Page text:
Yesterday, I went to visit a friend who just had a baby a few days ago. Her family graciously welcomed us and we stayed there for a few hours, much longer than we thought we would. I learned a the following practices and perspectives that are different from Western culture:
Two of my good friends have traveled around Europe, Asia and North America and they are both born in non-Western countries. It’s only in Canada that they notice that people want their “personal space” or “alone time.” Not to say that it’s bad that people want their alone time, it’s just different.
We kept asking our friend, “Are you it’s ok if we visit? She just had a baby, is she too tired for visitors?” Most people we know would want their own time to not see outside friends and stay home and recover. Our Cambodian friend explained to us, “It is different here than Western culture, when we are sick or not feeling well, we want to have people around us.”
Our friend was feeling tired and was in pain when we arrived. But she just enjoyed us being around and talking with her family. They were very nice and offered us water without asking if we needed anything. Some of the people I’ve visited in Canada don’t even offer water when they have guests. Not that someone has to offer a drink, but I guess it’s the Asian courtesy I was brought up with.
Multigenerational homes (where parents, kids and grandparents live in one house) are much more common in Cambodia. There is also much more respect for elders than in North America. I accidentally said “hello” in Khmer the way I would with most people. But there is a different way of saying “hello” to someone who is older than you, which partly reflects the respect they have for seniors.
I used to work with seniors before I came to Cambodia and there are countless isolated seniors who live alone in their homes with no family or friends. I kept wondering, “Where is the family? Did they just abandon them?” Many of them do have kids who are busy with their own lives or with their own families and often put their parents in a home if they can afford it. Otherwise, it seems the parents are left to fend for themselves in their homes with little support.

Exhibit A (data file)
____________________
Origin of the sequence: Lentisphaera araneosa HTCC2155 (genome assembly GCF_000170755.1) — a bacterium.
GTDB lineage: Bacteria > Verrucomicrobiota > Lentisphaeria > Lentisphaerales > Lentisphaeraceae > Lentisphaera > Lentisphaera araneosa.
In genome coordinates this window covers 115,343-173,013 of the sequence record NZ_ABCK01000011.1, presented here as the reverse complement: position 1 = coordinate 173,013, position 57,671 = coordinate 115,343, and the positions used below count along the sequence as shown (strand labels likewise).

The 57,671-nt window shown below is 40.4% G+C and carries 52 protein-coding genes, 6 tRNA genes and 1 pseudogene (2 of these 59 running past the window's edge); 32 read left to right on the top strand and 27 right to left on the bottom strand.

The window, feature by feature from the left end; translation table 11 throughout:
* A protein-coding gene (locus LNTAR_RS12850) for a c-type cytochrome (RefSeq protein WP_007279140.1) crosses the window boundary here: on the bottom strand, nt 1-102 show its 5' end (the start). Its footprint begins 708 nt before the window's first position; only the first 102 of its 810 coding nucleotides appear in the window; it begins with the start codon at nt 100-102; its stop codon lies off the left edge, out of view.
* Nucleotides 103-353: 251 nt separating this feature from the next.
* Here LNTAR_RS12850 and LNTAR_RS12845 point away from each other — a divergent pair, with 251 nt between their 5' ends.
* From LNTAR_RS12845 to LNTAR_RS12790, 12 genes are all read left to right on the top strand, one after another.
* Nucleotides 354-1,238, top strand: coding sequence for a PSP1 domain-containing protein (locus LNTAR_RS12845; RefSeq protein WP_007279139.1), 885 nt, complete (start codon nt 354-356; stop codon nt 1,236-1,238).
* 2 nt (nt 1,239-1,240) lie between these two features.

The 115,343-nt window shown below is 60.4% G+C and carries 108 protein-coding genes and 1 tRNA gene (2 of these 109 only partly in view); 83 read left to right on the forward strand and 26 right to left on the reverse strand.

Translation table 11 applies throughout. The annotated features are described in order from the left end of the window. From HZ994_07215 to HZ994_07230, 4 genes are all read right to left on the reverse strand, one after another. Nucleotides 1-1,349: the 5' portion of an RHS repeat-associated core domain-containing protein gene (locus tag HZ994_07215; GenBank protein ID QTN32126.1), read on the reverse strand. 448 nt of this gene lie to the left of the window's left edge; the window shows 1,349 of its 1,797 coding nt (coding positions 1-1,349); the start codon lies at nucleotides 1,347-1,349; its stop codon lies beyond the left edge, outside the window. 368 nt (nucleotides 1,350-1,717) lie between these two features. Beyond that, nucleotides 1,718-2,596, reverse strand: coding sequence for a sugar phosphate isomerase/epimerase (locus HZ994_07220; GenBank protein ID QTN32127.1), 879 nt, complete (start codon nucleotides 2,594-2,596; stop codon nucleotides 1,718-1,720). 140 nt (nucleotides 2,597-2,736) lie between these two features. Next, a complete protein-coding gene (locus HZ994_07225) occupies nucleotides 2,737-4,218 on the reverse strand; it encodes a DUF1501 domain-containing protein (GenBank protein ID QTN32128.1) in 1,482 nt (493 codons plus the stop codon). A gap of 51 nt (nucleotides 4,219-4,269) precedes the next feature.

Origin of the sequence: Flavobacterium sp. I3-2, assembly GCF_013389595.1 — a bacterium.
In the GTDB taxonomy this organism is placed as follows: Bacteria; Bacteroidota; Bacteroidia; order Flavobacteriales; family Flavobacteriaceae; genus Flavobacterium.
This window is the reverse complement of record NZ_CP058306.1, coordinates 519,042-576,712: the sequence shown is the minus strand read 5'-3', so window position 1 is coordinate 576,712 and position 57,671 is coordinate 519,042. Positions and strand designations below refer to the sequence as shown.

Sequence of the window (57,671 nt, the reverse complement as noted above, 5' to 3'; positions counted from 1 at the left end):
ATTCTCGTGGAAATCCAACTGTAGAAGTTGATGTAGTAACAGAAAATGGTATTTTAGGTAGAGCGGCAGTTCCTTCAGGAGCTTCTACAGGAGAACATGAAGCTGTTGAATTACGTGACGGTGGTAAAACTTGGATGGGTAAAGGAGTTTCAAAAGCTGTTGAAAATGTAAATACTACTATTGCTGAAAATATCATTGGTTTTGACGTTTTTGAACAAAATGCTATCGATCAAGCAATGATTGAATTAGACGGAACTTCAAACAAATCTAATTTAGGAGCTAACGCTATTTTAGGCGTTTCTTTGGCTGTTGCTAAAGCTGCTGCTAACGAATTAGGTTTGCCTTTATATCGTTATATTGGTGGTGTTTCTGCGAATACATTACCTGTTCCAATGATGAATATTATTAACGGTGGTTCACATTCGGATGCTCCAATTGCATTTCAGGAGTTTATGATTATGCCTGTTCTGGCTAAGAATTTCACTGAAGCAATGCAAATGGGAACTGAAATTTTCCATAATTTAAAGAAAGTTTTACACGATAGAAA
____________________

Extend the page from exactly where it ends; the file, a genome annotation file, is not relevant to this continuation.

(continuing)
If the parents dedicated their lives to raising their kids, it’s very sad that they are simply put in a home or left to take care of themselves. I know it’s a different story if the kid and parent didn’t have a good relationship.
I met a senior recently who was in her sixties and she was a lovely woman with a lifetime of travel stories and experiences. She told me the group of university students she was traveling with for two weeks would not even say “good morning” to her unless she said it first. She had so much experience to share but the kids barely interacted with her and her husband. I told one of my Cambodian friends that and they couldn’t believe it.
When I worked with seniors in Vancouver, I understood some of the reasons women tend to live longer than men. 80% of the people who signed up to use non-medical services in our province in Canada, including exercise clubs and going to see their doctors, were women. They are the ones who participate in social events, bring people together and ask for help. Most of the men in the community I was working in stay at home and don’t interact with nearly as many people as the women do.
I think it will be much different with our generation, there are a lot of shifts in perspectives and change in mentality with our generation.
3. It’s bad luck to call a baby beautiful. It is better to call them ugly.
Much to my surprise, when I called my friend’s baby “cute” in Khmer, my friend told me that it’s better to call a baby ugly. I’ll let you pause on that for a few seconds.
According to traditional mentality, she said it’s bad luck to call a baby beautiful because bad spirits may come and take away the baby’s beauty. So it’s better to call a baby ugly instead.
I can’t bring myself to do it, so the next time I see my friend’s baby, I just won’t say anything.